As a fan, it's important to embrace the many different styles of wrestling that each guy brings to the table. Not everyone needs to have Bret Hart's technical excellence or Rey Mysterio's high-flying abilities or Brock Lesnar's pure strength to put on an entertaining match.
For some reason though, a proportion of WWE fans tend to equate "prettiness" with "quality." If something looks a little rough around the edges, then too many people don't see the merit.
But historically, some of the WWE's best performers had no use for such fanciness. They didn't whip out hurricanrana's and figure-four leg locks, and very few had any use for showboating with an extended Gorilla Press. No, these guys preferred to get the job done primarily with their fists, feet, and forearms - and just maybe whatever object happens to be laying around at ringside.
Brawlers have been an essential part of WWE's lifeblood since the beginning, and the best of the best have figured out a way to get over with audiences while executing moves that even your drunk uncle could pull off.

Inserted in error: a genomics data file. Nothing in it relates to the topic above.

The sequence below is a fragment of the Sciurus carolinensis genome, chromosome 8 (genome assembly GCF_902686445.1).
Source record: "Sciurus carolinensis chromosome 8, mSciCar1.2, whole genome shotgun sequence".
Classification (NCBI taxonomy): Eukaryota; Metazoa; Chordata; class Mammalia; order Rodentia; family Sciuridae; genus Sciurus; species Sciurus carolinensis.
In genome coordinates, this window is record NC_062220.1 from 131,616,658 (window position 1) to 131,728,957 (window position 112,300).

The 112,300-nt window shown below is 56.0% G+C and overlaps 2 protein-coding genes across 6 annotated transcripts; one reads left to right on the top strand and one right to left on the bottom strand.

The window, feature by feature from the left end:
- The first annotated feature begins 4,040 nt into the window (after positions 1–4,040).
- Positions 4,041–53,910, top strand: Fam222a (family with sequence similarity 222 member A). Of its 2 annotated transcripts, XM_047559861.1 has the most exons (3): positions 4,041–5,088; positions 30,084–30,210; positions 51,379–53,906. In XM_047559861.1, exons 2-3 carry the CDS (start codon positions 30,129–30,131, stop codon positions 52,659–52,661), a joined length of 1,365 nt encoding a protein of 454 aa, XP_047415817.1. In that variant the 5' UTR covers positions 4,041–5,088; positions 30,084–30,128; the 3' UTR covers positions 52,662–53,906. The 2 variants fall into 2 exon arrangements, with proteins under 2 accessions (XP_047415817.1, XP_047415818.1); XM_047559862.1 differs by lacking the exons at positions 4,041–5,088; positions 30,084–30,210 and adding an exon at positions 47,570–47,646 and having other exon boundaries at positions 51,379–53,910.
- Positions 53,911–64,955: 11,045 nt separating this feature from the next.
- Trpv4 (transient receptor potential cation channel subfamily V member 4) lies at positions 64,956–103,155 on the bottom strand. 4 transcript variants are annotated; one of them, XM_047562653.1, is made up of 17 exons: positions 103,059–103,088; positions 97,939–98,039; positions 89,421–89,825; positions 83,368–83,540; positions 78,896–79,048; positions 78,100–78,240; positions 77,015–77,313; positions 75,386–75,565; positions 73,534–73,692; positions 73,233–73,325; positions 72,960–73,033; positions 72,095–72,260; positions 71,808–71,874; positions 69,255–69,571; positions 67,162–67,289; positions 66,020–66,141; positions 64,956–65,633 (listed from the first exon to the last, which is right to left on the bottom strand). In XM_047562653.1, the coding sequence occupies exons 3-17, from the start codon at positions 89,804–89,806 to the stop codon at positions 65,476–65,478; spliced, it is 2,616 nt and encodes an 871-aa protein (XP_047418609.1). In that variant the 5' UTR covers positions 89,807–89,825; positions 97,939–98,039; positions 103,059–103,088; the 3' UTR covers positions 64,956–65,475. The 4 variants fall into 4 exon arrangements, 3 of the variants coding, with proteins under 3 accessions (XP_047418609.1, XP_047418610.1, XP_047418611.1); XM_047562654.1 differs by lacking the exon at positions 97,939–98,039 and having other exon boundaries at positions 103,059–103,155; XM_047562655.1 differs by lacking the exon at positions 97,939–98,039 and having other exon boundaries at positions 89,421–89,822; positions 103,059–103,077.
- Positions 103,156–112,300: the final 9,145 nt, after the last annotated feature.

These guys are the crème de la crème of the brawling style, and would absolutely beat the hell out of you for saying things like 'crème de la crème'.
Anyone who wants to see just how effective a brawler JBL really was needs only to look at the tag team tables match he and Faarooq had against Public Enemy on Sunday Night Heat in 1999. That was a shoot match through and through, and Bradshaw in particular delivered some absolutely brutal shots to those two knuckleheads who apparently refused to do business with the Acolytes.
JBL was not a guy to f**k around, and that's putting it lightly. Unfortunately, it seems like he could be a real pr*** outside of the ring, working stiff against guys he didn't much care for. That Public Enemy incident wasn't exactly a one-time thing.
Still, that shouldn't detract from all of the great matches he put on in the WWE, particularly during his time as one half of the APA.
He's underrated as a brawler, probably because it's just so easy to hate the guy. But regardless of how you feel about his gimmick or his behind-the-scenes douchebaggery, you can't deny that he packed one of the meanest clotheslines since Stan Hansen perfected it all the way back in the '80s.
In a lot of ways, JBL was kind of the second-coming of Hansen's tobacco-chewing, ultra-violent cowboy.